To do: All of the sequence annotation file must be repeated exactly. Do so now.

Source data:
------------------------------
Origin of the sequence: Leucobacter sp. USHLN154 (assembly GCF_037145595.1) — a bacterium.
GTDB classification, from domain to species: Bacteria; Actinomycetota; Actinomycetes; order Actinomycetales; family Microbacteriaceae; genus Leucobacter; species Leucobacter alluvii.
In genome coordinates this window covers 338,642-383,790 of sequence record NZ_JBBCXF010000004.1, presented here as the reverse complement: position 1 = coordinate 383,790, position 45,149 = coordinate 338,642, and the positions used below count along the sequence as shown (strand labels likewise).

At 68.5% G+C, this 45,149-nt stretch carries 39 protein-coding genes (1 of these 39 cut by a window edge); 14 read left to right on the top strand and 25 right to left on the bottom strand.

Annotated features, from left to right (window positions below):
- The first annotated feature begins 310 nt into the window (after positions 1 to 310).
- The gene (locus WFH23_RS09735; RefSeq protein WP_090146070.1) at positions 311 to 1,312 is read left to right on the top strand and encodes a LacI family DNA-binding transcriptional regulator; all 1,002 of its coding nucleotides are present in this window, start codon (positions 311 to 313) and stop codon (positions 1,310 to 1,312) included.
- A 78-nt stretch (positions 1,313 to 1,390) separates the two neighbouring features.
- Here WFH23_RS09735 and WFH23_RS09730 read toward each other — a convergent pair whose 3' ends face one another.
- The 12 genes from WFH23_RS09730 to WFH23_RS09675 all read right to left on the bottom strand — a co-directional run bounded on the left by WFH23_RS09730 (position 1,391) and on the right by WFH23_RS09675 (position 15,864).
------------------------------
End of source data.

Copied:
Origin of the sequence: Leucobacter sp. USHLN154 (assembly GCF_037145595.1) — a bacterium.
GTDB classification, from domain to species: Bacteria; Actinomycetota; Actinomycetes; order Actinomycetales; family Microbacteriaceae; genus Leucobacter; species Leucobacter alluvii.
In genome coordinates this window covers 338,642-383,790 of sequence record NZ_JBBCXF010000004.1, presented here as the reverse complement: position 1 = coordinate 383,790, position 45,149 = coordinate 338,642, and the positions used below count along the sequence as shown (strand labels likewise).

At 68.5% G+C, this 45,149-nt stretch carries 39 protein-coding genes (1 of these 39 cut by a window edge); 14 read left to right on the top strand and 25 right to left on the bottom strand.

Annotated features, from left to right (window positions below):
- The first annotated feature begins 310 nt into the window (after positions 1 to 310).
- The gene (locus WFH23_RS09735; RefSeq protein WP_090146070.1) at positions 311 to 1,312 is read left to right on the top strand and encodes a LacI family DNA-binding transcriptional regulator; all 1,002 of its coding nucleotides are present in this window, start codon (positions 311 to 313) and stop codon (positions 1,310 to 1,312) included.
- A 78-nt stretch (positions 1,313 to 1,390) separates the two neighbouring features.
- Here WFH23_RS09735 and WFH23_RS09730 read toward each other — a convergent pair whose 3' ends face one another.
- The 12 genes from WFH23_RS09730 to WFH23_RS09675 all read right to left on the bottom strand — a co-directional run bounded on the left by WFH23_RS09730 (position 1,391) and on the right by WFH23_RS09675 (position 15,864).